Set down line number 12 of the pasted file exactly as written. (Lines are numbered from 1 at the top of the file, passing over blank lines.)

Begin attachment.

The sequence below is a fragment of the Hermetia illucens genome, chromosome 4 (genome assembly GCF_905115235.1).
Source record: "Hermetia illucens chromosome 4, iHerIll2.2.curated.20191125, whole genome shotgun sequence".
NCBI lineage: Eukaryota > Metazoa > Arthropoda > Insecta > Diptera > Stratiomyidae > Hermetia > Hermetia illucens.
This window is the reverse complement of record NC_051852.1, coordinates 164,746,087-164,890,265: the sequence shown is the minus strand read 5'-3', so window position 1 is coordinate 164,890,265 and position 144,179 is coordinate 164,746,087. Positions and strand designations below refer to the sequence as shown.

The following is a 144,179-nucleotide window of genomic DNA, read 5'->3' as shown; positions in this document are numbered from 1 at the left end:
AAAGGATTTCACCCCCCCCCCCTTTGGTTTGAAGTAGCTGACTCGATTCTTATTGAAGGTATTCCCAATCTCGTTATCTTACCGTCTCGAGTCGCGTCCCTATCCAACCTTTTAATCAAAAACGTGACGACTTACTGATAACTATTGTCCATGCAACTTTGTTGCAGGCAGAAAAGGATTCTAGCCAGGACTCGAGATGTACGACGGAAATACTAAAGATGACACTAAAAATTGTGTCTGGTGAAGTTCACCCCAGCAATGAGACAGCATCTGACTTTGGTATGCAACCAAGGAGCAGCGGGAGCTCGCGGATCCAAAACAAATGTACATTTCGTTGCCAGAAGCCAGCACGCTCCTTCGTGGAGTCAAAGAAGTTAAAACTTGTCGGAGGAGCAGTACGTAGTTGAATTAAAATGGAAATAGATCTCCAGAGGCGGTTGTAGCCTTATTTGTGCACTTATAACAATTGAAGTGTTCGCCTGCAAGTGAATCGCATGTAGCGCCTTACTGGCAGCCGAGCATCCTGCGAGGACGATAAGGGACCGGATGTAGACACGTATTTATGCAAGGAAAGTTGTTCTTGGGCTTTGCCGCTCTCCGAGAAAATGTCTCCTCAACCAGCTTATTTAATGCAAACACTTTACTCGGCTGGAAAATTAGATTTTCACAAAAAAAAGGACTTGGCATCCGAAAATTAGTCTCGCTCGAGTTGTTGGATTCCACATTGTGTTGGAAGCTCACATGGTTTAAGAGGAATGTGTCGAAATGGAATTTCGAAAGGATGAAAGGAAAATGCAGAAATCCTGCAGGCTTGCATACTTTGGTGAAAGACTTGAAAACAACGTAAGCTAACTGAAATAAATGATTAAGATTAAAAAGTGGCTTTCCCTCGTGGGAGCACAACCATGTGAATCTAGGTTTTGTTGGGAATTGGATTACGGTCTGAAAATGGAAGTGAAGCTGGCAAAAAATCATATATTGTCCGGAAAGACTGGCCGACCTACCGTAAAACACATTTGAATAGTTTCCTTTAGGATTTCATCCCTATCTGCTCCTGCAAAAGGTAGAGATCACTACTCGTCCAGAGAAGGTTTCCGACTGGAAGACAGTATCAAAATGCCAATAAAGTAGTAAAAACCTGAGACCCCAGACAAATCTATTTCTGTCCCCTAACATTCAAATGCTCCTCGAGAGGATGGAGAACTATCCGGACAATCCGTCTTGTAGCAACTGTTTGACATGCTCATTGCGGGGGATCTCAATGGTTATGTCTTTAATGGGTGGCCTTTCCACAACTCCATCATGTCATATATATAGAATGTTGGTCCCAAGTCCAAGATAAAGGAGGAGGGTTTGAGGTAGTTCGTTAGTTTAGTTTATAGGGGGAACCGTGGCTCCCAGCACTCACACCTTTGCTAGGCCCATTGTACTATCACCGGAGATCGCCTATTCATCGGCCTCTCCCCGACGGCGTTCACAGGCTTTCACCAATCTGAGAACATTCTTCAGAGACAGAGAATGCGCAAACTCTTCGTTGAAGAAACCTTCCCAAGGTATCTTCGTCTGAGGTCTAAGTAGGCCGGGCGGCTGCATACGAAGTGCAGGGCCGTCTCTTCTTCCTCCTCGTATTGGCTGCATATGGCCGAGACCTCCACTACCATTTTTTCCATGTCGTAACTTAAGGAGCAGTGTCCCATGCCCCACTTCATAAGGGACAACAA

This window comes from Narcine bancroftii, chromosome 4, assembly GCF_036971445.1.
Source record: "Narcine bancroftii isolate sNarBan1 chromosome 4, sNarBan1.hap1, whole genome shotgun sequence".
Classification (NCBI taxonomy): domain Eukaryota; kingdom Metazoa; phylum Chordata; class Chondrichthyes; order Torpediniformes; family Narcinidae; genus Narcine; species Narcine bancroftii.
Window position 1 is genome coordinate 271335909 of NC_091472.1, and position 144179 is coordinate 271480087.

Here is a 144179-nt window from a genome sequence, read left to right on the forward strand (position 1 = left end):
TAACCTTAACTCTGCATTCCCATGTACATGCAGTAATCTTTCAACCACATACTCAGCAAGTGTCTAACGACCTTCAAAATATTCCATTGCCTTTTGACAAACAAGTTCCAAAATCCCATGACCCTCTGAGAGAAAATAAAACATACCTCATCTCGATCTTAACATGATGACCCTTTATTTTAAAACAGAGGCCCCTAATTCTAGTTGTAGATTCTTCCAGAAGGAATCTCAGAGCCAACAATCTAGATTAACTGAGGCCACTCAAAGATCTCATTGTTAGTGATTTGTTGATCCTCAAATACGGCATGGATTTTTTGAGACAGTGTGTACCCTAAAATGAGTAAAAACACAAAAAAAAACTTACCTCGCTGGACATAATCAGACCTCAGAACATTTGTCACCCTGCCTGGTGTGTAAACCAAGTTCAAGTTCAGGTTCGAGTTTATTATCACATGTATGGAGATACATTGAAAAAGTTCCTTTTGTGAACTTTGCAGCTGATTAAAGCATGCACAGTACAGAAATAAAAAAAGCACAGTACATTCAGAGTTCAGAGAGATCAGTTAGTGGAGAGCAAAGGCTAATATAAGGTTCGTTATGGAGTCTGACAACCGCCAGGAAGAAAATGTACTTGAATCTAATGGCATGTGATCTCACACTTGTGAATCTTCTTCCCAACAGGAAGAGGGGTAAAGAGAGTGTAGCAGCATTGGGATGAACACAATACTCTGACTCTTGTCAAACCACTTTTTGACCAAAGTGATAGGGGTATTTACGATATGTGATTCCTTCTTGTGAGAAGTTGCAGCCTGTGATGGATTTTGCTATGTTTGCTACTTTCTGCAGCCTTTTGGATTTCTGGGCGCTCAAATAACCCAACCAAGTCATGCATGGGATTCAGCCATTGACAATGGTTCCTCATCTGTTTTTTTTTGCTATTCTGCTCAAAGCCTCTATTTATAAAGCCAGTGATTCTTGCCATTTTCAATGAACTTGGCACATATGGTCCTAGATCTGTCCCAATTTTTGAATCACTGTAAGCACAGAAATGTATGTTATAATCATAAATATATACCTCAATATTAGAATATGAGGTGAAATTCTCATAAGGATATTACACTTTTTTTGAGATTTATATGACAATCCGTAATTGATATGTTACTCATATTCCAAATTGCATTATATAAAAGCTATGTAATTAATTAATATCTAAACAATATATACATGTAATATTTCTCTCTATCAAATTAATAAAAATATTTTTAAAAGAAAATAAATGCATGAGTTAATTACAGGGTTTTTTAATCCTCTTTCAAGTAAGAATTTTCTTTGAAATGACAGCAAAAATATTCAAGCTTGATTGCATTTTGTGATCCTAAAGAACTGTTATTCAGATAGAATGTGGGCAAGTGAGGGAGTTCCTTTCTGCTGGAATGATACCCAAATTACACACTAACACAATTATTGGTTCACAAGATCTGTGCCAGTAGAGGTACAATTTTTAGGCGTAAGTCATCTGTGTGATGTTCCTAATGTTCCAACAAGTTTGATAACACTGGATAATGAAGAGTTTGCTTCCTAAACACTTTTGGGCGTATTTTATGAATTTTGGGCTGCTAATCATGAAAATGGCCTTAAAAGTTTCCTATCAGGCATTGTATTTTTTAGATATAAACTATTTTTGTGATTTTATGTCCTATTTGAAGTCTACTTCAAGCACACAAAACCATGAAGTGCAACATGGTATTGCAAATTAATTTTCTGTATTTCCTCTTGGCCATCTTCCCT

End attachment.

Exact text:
TAACCTTAACTCTGCATTCCCATGTACATGCAGTAATCTTTCAACCACATACTCAGCAAGTGTCTAACGACCTTCAAAATATTCCATTGCCTTTTGACAAACAAGTTCCAAAATCCCATGACCCTCTGAGAGAAAATAAAACATACCTCATCTCGATCTTAACATGATGACCCTTTATTTTAAAACAGAGGCCCCTAATTCTAGTTGTAGATTCTTCCAGAAGGAATCTCAGAGCCAACAATCTAGATTAACTGAGGCCACTCAAAGATCTCATTGTTAGTGATTTGTTGATCCTCAAATACGGCATGGATTTTTTGAGACAGTGTGTACCCTAAAATGAGTAAAAACACAAAAAAAAACTTACCTCGCTGGACATAATCAGACCTCAGAACATTTGTCACCCTGCCTGGTGTGTAAACCAAGTTCAAGTTCAGGTTCGAGTTTATTATCACATGTATGGAGATACATTGAAAAAGTTCCTTTTGTGAACTTTGCAGCTGATTAAAGCATGCACAGTACAGAAATAAAAAAAGCACAGTACATTCAGAGTTCAGAGAGATCAGTTAGTGGAGAGCAAAGGCTAATATAAGGTTCGTTATGGAGTCTGACAACCGCCAGGAAGAAAATGTACTTGAATCTAATGGCATGTGATCTCACACTTGTGAATCTTCTTCCCAACAGGAAGAGGGGTAAAGAGAGTGTAGCAGCATTGGGATGAACACAATACTCTGACTCTTGTCAAACCACTTTTTGACCAAAGTGATAGGGGTATTTACGATATGTGATTCCTTCTTGTGAGAAGTTGCAGCCTGTGATGGATTTTGCTATGTTTGCTACTTTCTGCAGCCTTTTGGATTTCTGGGCGCTCAAATAACCCAACCAAGTCATGCATGGGATTCAGCCATTGACAATGGTTCCTCATCTGTTTTTTTTTGCTATTCTGCTCAAAGCCTCTATTTATAAAGCCAGTGATTCTTGCCATTTTCAATGAACTTGGCACATATGGTCCTAGATCTGTCCCAATTTTTGAATCACTGTAAGCACAGAAATGTATGTTATAATCATAAATATATACCTCAATATTAGAATATGAGGTGAAATTCTCATAAGGATATTACACTTTTTTTGAGATTTATATGACAATCCGTAATTGATATGTTACTCATATTCCAAATTGCATTATATAAAAGCTATGTAATTAATTAATATCTAAACAATATATACATGTAATATTTCTCTCTATCAAATTAATAAAAATATTTTTAAAAGAAAATAAATGCATGAGTTAATTACAGGGTTTTTTAATCCTCTTTCAAGTAAGAATTTTCTTTGAAATGACAGCAAAAATATTCAAGCTTGATTGCATTTTGTGATCCTAAAGAACTGTTATTCAGATAGAATGTGGGCAAGTGAGGGAGTTCCTTTCTGCTGGAATGATACCCAAATTACACACTAACACAATTATTGGTTCACAAGATCTGTGCCAGTAGAGGTACAATTTTTAGGCGTAAGTCATCTGTGTGATGTTCCTAATGTTCCAACAAGTTTGATAACACTGGATAATGAAGAGTTTGCTTCCTAAACACTTTTGGGCGTATTTTATGAATTTTGGGCTGCTAATCATGAAAATGGCCTTAAAAGTTTCCTATCAGGCATTGTATTTTTTAGATATAAACTATTTTTGTGATTTTATGTCCTATTTGAAGTCTACTTCAAGCACACAAAACCATGAAGTGCAACATGGTATTGCAAATTAATTTTCTGTATTTCCTCTTGGCCATCTTCCCT